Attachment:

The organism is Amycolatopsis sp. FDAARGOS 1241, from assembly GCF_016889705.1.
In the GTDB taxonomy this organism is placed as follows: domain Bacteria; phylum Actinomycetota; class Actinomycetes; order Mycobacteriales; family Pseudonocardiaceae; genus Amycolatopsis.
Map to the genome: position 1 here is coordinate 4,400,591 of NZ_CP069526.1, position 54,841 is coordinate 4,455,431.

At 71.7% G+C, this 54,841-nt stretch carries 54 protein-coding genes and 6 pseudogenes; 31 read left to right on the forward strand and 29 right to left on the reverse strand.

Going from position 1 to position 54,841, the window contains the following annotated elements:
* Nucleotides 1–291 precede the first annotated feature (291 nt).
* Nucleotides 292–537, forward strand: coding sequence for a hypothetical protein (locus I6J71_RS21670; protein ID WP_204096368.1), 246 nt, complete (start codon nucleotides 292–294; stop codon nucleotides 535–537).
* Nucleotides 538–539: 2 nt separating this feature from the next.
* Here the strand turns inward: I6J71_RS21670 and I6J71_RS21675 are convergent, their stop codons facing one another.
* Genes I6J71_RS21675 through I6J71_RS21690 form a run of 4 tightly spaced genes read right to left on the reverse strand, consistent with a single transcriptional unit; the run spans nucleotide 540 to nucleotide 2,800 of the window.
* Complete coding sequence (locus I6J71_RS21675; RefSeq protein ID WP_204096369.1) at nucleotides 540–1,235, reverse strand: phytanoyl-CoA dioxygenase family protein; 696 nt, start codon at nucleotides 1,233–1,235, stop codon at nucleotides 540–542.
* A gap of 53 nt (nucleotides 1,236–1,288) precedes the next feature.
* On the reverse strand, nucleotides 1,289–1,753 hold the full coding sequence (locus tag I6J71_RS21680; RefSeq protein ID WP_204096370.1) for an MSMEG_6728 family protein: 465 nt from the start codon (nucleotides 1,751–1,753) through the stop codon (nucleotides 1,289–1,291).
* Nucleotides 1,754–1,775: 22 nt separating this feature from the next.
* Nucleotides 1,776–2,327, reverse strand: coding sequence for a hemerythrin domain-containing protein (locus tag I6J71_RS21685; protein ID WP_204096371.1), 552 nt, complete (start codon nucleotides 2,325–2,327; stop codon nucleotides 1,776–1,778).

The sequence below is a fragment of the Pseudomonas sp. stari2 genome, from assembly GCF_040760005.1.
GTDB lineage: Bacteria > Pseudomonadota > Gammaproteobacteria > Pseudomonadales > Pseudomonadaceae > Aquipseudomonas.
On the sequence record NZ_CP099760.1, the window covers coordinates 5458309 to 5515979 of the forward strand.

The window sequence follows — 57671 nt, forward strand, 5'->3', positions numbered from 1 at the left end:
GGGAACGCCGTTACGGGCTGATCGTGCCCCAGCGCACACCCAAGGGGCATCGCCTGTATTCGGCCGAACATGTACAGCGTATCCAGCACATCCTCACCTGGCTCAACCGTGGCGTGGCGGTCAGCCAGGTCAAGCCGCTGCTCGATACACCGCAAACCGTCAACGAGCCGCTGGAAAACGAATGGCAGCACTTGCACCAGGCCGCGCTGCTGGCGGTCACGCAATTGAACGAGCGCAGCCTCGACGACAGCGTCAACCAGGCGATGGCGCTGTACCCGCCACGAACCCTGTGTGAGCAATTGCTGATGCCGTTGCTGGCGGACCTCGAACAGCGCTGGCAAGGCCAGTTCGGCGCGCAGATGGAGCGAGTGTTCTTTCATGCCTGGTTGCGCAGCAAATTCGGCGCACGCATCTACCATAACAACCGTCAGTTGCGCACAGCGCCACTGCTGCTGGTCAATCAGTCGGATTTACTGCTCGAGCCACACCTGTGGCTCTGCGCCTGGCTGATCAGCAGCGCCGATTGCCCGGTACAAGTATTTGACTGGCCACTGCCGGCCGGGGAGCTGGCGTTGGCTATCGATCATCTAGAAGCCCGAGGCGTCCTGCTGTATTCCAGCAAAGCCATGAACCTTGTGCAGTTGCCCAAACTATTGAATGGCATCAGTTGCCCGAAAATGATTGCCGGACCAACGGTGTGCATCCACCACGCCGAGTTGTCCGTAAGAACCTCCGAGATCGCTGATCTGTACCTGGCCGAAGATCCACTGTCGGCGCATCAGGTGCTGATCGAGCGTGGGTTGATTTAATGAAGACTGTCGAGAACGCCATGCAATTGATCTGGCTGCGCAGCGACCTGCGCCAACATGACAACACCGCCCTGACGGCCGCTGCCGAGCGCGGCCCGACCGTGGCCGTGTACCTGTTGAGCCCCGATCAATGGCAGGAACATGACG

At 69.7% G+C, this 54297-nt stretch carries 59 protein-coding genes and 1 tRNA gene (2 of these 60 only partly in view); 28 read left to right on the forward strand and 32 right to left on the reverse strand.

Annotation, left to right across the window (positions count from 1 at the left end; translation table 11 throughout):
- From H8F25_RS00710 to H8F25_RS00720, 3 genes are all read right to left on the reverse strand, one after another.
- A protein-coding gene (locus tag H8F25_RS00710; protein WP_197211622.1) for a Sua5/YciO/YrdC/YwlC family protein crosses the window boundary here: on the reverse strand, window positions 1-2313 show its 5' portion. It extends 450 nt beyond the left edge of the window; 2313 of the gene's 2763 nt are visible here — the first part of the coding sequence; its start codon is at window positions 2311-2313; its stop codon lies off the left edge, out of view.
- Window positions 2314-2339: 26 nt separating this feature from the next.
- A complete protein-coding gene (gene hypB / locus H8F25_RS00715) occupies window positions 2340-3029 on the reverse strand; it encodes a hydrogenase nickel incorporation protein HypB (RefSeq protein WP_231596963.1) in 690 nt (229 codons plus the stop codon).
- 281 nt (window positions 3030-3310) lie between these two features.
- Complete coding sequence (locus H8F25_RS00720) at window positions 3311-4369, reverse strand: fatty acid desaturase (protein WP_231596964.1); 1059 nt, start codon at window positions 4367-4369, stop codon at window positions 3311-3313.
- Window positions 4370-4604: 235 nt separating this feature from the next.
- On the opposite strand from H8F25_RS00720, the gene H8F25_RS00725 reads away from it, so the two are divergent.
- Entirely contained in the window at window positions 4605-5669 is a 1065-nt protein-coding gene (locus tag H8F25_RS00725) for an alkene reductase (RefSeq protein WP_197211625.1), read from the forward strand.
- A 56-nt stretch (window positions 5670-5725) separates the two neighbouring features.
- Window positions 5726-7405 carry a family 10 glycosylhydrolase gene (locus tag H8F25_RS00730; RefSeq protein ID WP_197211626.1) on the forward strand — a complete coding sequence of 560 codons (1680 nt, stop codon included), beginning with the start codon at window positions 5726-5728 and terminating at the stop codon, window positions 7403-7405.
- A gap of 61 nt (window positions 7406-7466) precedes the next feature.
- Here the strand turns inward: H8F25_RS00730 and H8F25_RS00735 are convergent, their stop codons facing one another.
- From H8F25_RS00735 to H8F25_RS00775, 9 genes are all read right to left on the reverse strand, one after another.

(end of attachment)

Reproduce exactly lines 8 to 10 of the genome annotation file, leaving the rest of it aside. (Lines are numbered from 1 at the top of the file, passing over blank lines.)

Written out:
* Nucleotides 538–539: 2 nt separating this feature from the next.
* Here the strand turns inward: I6J71_RS21670 and I6J71_RS21675 are convergent, their stop codons facing one another.
* Genes I6J71_RS21675 through I6J71_RS21690 form a run of 4 tightly spaced genes read right to left on the reverse strand, consistent with a single transcriptional unit; the run spans nucleotide 540 to nucleotide 2,800 of the window.